Prescription opioid medications are commonly used in the U.S. as treatments for medically serious pain.…
Study: Young Opioid Addicts Benefit From Residential Treatment
In America, young adults between the ages of 18 and 25 have unusually high chances of consuming an illegal opioid drug or abusing a prescription opioid medication. For this reason, young adults have heightened risks for opioid use disorder (the collective term for diagnosable opioid abuse and opioid addiction). In a study published in November 2014 in the journal Drug and Alcohol Dependence, a team of U.S. researchers investigated the effectiveness of abstinence-oriented residential treatment programs in helping young adults with opioid use disorder. These researchers concluded that such programs may be especially useful for young adults affected by opioid addiction.
Young Adults and Opioid Abuse
A federal agency called the Substance Abuse and Mental Health Services Administration uses a yearly survey project called the National Survey on Drug Use and Health (NSDUH) to keep tabs on the amount of opioid drugs and medications abused by Americans over the age of 11. The results from this project include a breakdown of findings for young adults between the ages of 18 and 20, as well as young adults between the ages of 21 and 25. Results from the 2013 version of the NSDUH indicate that people in these two age groups have the nation’s highest rates of prescription opioid abuse. In that year, 3.3 percent of all young adults age 18 to 25 abused an opioid medication at least once per month. While this percentage is greater than the percentages for younger and older people, it represents a decline in use among 18- to 25-year-olds when compared to figures from the first decade of the 2000s.
The NSDUH also includes estimates of how often young adults use/abuse the illegal street opioid heroin. Figures from 2013 indicate that 0.3 percent of all people between the ages of 18 and 25 consumed this drug on a monthly basis. However, since the National Survey on Drug Use and Health excludes two population groups—homeless people and inmates—affected by relatively high rates of heroin use, the overall percentage of young-adult heroin consumers may be substantially higher.
Some people with opioid use disorder only have symptoms associated with physical opioid addiction; others affected by the disorder only have symptoms associated with non-addicted opioid abuse. A third group of people with the illness have combined symptoms of opioid addiction and opioid abuse. Doctors can treat addiction-related symptoms with techniques that include opioid replacement therapy (the substitution of controlled opioid medication intake for uncontrolled opioid drug or medication use) and various forms of behavior-changing psychotherapy. They can also use behavioral therapy to help patients/clients dealing with symptoms of opioid abuse.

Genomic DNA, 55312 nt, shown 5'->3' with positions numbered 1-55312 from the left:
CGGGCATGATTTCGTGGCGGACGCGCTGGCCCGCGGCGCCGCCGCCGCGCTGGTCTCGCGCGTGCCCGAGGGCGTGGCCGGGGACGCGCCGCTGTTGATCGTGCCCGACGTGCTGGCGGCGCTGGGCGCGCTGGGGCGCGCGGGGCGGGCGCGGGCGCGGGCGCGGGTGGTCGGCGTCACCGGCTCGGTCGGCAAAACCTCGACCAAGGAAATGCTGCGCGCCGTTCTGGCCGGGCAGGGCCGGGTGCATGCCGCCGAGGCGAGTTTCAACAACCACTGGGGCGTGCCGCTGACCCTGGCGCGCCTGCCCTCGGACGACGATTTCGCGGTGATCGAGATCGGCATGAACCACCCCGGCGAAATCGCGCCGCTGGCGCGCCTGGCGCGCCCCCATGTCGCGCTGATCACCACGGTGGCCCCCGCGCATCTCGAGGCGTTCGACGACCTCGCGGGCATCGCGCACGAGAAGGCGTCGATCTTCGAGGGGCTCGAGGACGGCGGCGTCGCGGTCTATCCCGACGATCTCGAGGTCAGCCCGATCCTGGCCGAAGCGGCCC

Young Adults and Residential Treatment
In the study published in Drug and Alcohol Dependence, researchers from Harvard Medical School, Harvard-affiliated Massachusetts General Hospital and the Cambridge Health Alliance used data drawn from 292 people between the ages of 18 and 24 to assess the effectiveness of residential treatment for young adults recovering from opioid use disorder. The researchers undertook this project, in part, because relatively little is known about the usefulness of this treatment approach for adults still in their late teens or early 20s. All of the study participants were enrolled in a residential program based on abstinence-oriented 12-step principles. A quarter of the participants had an opioid addiction, while one-fifth qualified as non-addicted opioid abusers. The remaining 55 percent of the participants had substance problems unrelated to opioid use.
The researchers concluded that all three groups of study participants benefited from enrollment in a residential, abstinence-oriented treatment program. However, in terms of the ability to successfully stay away from substance use, the participants affected by opioid addiction and non-opioid-related substance problems had significantly better outcomes than the participants affected by opioid abuse. Compared to the opioid-abusing group and the non-opioid group, the group recovering from opioid addiction also had a higher rate of involvement in post-residential outpatient treatment. Close to one-third (29 percent) of those individuals who entered treatment for an addiction to opioids totally avoided substance use for a full year after leaving their residential program.
Based on their findings, the study’s authors believe that any young adult recovering from opioid use disorder may benefit from enrollment in a residential program that promotes substance abstinence. However, the greatest benefits of such an enrollment may appear in young adults in recovery from opioid addiction, not opioid abuse.